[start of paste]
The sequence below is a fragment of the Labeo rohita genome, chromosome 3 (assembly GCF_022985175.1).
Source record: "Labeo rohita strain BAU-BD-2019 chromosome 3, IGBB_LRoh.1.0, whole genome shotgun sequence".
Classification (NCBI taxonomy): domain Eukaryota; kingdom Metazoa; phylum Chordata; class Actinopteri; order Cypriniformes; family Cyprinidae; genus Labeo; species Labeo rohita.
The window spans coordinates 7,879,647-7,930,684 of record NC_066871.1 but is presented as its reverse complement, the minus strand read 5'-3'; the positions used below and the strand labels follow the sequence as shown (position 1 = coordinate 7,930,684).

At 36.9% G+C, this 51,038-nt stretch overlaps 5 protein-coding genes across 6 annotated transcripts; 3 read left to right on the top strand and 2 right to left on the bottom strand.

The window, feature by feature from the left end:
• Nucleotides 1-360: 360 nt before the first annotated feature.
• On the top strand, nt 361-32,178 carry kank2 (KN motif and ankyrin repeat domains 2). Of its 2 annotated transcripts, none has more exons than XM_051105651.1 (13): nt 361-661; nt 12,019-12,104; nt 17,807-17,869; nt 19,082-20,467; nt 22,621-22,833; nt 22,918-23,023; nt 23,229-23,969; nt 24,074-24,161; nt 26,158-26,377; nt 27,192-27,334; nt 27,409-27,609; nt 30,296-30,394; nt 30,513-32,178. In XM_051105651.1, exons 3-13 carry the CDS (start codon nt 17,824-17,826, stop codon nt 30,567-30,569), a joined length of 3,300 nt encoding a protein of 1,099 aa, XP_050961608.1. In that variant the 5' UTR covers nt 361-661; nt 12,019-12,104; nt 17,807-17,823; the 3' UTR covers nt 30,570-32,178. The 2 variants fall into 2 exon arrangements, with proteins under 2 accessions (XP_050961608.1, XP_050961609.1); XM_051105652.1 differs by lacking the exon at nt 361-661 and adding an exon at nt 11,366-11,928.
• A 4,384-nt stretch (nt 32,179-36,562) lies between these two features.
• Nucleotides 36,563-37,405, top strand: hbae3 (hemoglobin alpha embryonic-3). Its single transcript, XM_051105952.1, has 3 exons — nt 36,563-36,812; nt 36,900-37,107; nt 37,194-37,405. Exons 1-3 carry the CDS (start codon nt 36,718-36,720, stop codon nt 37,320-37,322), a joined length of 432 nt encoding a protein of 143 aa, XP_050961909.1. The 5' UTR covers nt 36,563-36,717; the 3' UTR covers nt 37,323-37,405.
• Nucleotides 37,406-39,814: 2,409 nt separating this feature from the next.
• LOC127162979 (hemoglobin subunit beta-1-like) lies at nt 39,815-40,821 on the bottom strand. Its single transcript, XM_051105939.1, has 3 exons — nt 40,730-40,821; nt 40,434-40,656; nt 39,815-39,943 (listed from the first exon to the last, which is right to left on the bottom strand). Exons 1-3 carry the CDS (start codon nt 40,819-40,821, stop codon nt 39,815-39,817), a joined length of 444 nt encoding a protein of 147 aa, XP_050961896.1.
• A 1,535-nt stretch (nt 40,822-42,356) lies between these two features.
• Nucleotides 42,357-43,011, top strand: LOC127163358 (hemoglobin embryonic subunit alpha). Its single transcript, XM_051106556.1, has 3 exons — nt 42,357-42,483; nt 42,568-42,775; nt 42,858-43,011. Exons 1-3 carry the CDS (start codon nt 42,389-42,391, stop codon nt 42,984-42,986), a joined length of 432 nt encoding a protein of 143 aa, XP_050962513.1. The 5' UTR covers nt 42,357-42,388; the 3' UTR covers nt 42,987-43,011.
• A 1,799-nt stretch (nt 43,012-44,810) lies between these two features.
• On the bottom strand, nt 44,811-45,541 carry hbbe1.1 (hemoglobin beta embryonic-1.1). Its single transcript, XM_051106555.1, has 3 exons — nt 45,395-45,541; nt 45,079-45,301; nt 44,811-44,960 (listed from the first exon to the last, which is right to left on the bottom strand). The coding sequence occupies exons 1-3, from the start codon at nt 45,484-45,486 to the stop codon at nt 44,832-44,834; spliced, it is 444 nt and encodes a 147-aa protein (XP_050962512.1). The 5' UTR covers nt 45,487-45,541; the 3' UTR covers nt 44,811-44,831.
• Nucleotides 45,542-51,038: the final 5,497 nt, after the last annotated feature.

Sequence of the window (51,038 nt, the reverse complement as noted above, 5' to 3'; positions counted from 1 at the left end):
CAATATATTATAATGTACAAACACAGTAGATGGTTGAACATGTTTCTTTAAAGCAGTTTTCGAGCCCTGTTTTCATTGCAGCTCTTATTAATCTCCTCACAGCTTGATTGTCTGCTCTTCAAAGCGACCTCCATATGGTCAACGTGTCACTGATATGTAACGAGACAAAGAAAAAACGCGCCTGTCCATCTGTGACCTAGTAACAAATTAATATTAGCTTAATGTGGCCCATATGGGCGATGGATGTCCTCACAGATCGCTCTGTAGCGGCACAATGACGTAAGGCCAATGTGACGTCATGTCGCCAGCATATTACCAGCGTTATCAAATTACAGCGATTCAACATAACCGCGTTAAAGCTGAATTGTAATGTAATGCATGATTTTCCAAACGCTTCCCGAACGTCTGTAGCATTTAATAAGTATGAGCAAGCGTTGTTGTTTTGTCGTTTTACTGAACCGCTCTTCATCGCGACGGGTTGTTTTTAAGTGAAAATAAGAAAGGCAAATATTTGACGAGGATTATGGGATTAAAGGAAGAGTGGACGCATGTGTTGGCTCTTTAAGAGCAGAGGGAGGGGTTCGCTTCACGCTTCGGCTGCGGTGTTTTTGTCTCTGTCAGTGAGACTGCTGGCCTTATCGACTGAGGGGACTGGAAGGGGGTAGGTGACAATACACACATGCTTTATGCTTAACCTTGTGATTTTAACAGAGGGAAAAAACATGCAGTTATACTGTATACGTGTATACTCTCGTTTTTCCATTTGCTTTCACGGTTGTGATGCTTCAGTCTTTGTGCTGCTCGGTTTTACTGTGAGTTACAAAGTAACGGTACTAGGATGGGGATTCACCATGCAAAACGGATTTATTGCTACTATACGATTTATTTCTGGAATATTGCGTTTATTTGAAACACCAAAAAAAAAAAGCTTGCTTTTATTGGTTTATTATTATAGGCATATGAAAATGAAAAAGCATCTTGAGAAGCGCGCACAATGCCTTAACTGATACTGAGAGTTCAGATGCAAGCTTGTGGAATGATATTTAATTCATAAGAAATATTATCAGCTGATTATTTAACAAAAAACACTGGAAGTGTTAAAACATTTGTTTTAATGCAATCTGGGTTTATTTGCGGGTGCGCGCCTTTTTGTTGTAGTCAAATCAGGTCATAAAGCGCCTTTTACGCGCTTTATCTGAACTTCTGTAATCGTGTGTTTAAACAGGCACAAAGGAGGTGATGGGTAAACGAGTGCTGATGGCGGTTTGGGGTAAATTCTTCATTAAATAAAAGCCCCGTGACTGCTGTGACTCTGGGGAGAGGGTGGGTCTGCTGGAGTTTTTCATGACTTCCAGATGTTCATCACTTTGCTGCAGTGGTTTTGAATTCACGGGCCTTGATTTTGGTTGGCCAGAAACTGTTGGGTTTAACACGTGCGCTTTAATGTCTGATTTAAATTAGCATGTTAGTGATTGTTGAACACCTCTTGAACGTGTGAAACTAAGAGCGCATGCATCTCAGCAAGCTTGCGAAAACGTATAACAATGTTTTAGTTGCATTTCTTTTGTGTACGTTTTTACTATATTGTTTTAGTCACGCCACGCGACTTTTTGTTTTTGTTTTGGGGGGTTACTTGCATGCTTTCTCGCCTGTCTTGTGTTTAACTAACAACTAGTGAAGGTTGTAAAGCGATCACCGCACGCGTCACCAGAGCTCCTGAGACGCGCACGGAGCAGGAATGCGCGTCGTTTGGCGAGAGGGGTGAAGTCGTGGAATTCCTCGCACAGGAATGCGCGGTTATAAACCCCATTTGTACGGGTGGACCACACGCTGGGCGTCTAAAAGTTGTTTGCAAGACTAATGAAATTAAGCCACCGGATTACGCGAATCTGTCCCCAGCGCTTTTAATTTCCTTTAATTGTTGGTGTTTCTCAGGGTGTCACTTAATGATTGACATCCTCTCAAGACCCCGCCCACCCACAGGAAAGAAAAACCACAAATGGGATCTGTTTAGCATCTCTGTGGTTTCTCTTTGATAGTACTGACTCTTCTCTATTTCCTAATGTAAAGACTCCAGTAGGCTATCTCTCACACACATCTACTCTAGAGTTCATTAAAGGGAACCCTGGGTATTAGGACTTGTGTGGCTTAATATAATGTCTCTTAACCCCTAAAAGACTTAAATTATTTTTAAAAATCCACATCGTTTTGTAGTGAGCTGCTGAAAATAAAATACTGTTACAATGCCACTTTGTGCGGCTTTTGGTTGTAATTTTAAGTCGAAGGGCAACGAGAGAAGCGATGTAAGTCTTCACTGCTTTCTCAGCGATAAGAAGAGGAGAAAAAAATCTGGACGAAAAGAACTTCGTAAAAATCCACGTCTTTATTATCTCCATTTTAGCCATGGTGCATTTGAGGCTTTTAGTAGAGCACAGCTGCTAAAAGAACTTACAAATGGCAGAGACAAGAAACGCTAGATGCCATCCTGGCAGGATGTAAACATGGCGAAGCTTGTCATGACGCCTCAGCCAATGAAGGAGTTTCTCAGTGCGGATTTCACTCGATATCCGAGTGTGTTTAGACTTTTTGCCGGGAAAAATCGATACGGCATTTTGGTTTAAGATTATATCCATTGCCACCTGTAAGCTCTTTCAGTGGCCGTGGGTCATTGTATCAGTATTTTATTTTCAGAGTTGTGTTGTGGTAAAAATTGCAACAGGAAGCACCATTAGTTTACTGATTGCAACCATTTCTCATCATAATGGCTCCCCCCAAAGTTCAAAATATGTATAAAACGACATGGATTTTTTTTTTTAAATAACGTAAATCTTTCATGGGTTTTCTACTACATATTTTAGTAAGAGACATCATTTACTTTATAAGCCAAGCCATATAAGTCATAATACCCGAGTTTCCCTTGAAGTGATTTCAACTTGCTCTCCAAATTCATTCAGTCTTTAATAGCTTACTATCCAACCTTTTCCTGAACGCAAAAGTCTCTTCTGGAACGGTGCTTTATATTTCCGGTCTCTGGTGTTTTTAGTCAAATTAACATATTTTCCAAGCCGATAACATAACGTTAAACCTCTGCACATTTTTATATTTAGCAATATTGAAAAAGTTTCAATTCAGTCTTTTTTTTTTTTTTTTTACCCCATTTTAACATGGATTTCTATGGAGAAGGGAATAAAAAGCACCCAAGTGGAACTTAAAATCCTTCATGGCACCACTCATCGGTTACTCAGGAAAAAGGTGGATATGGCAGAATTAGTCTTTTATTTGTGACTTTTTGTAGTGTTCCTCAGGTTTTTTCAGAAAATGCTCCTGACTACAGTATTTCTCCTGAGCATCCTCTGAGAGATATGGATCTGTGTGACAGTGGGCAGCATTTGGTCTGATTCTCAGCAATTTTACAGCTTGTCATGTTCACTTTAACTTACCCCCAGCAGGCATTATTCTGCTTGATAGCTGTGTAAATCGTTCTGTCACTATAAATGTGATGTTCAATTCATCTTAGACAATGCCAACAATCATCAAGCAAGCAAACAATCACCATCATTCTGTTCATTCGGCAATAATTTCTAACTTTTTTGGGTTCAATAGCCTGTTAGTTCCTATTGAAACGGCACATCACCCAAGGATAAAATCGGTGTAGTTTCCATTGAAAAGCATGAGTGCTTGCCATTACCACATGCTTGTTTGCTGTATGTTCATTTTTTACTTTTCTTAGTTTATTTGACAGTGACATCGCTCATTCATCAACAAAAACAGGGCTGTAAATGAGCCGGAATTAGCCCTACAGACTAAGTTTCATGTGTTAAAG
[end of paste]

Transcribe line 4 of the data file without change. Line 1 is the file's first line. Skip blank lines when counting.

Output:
The window spans coordinates 7,879,647-7,930,684 of record NC_066871.1 but is presented as its reverse complement, the minus strand read 5'-3'; the positions used below and the strand labels follow the sequence as shown (position 1 = coordinate 7,930,684).